As many of you know, hardly a week goes by without an article, video or “news” item about the very low and still decreasing fertility rates in developed (and now, also some developing) countries. Usually this takes the form of expressing grave concern about the sustainability of this situation- usually centered around issues like sustainability of social welfare systems, ability to build and maintain infrastructure etc. Some wonder if government subsidies to encourage people to have more kids would solve the problem, while other blame feminism and its many consequences for the decline. A few even celebrate this decline claiming that this will be good for the “environment”- whatever that means. My point is that while most people can see the problem, they do not seem to have a workable solution for it. In the rest of this post, I will show you why common explanations for the real cause of this phenomenon are, at best, only a small part of the story- because the underlying reason is far more systemic.
>Italy, Spain, Greece, South Korea, Japan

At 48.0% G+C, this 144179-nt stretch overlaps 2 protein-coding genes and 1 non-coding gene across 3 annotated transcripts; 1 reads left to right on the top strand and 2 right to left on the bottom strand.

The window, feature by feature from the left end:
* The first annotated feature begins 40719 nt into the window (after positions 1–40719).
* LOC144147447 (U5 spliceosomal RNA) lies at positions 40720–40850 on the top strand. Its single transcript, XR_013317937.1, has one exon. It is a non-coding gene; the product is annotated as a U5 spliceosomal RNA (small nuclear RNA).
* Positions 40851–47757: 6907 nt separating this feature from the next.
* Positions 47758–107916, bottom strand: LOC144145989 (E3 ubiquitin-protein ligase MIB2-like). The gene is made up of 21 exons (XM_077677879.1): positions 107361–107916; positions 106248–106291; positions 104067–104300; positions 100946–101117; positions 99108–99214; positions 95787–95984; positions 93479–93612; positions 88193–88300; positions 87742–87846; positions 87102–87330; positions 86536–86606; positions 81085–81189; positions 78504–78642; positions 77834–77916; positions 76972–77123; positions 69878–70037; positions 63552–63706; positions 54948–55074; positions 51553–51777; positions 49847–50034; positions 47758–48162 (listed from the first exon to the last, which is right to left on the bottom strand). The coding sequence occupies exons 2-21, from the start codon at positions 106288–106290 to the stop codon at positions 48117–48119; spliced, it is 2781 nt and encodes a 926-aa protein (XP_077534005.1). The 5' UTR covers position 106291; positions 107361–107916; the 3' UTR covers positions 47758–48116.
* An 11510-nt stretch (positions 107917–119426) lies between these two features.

South Korea actually has a rather extreme feminist movement (also one of the worst fertility rates in the world) While the other countries may not have mainstream feminism, they are still effected by liberalism.
Polling data shows the average woman actually wants 2.5 or more kids. The disconnect that occurs is probably many women can’t find a man they view as worthy of men, as many men are pushed out of the education system and thus job market, and those that do are usually much later in life and don’t have time to have as many kids as they were planning.
"Curiously, the rich and powerful (men) of previous eras usually had many legitimate and illegitimate kids."
Not trying to nitpick, but great post on something I have been looking at for awhile. Fertility rates spell trouble for society, especially if you look at immigration, race, and other factors. I want at least 5 kids myself, but we will see how that goes.